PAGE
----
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Facilitating the Moral Growth of College Students: New Directions for Student Services, Number 139

Facilitating the Moral Growth of College Students: New Directions for Student Services, Number 139

Debora L. Liddell (Editor), Diane L. Cooper (Editor)

ISBN: 978-1-118-54385-6

Sep 2012, Jossey-Bass

120 pages



Moral development is a powerful task of young adulthood, and attending to that development is a mandate expected of institutions of higher education. Liddell and Cooper offer a practical approach to understanding how moral learning occurs as well as the role of mentors and educators in facilitating that learning.
Using Rest's Four Component Model--moral sensitivity, judgement, motivation, and action--they describe powerful campus initiatives for moral growth, including service learning, civic engagement, campus judicial systems, diversity and social justice initiatives, and sustainability efforts. Guidelines for effective moral mentorship are examined, and assessment approaches are described in detail.

This is the 139thvolume of this Jossey-Bass higher education quarterly series. An indispensable resource for vice presidents of student affairs, deans of students, student counselors, and other student services professionals, New Directions for Student Services offers guidelines and programs for aiding students in their total development: emotional, social, physical, and intellectual.

Debora L. Liddell, Diane L. Cooper

1. Moral Development in Higher Education 5
Debora L. Liddell, Diane L. Cooper

This chapter traces research on the moral development of college students while providing a rationale for exploring the need for attention to this topic on campus.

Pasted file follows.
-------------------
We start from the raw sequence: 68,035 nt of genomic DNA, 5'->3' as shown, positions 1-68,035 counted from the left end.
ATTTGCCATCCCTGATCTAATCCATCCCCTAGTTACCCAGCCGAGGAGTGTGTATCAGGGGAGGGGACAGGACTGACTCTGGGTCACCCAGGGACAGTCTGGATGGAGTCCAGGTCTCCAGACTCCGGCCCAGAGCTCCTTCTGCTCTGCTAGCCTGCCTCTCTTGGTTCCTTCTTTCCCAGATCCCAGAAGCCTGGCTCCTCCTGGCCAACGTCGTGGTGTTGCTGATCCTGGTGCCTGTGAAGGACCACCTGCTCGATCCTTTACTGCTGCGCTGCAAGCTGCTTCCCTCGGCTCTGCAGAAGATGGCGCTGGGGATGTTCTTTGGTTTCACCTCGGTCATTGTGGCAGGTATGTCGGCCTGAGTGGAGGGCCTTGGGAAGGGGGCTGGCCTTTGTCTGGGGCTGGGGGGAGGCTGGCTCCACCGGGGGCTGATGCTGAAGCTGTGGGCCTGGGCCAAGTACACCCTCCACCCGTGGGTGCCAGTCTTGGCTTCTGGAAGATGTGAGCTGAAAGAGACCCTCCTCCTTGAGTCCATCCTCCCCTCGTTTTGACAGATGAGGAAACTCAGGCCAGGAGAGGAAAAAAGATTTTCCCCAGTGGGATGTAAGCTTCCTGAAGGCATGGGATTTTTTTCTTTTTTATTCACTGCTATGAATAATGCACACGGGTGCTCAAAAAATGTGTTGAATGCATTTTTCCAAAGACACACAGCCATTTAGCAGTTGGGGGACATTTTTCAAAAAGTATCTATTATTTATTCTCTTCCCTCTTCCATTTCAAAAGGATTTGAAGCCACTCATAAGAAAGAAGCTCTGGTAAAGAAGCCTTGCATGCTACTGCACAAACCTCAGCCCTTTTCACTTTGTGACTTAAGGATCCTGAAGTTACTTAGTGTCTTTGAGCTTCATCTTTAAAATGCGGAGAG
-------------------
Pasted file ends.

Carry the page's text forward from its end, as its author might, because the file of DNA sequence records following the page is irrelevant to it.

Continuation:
2. Identifying and Working Through Teachable Moments 17
Debora L. Liddell

This chapter explores the application of learning theory—particularly the role of cognitive dissonance—in helping students make moral decisions.

3. The Intersection of Service-Learning and Moral Growth 27
Joel H. Scott

This chapter explores ways service-learning activities, facilitated discussions, and personal refection can contribute to moral growth.

4. Promoting Civic Engagement to Educate Institutionally for Personal and Social Responsibility 39
Karen D. Boyd, Sarah Brackmann

Civic engagement has seen renewed emphasis as a method for increasing the personal and social responsibility of college students.

5. Conduct Systems Designed to Promote Moral Learning 51
James M. Lancaster

Student conduct systems are important institutional units where students can explore their actions through a structured process aimed toward moral learning.

6. Promoting Moral Growth Through Pluralism and Social Justice Education 63
Dafina Lazarus Stewart

This chapter looks at the relationship between moral growth and teaching about diversity, multiculturalism, and social justice on the college campus.

7. Sustainability as Moral Action 73
Merrily S. Dunn, Jeanne S. Hart-Steffes

This chapter explores how to help college students view environmental, social, and economic sustainability as a moral act of social justice.

8. The Role of the Campus Professional as a Moral Mentor 83
Margaret A. Healy, James M. Lancaster, Debora L. Liddell, Dafina Lazarus Stewart

This chapter charges campus professionals to assume the role of moral exemplar, to be someone worth emulating, to be reflective and purposeful in their relationships with students.

9. Providing Evidence in the Moral Domain 93
Diane L. Cooper, Debora L. Liddell, Tiffany J. Davis, Kira Pasquesi

This chapter provides the reader a description of the various approaches and instruments available for the measurement of moral development and their utility to the scholar-practitioner.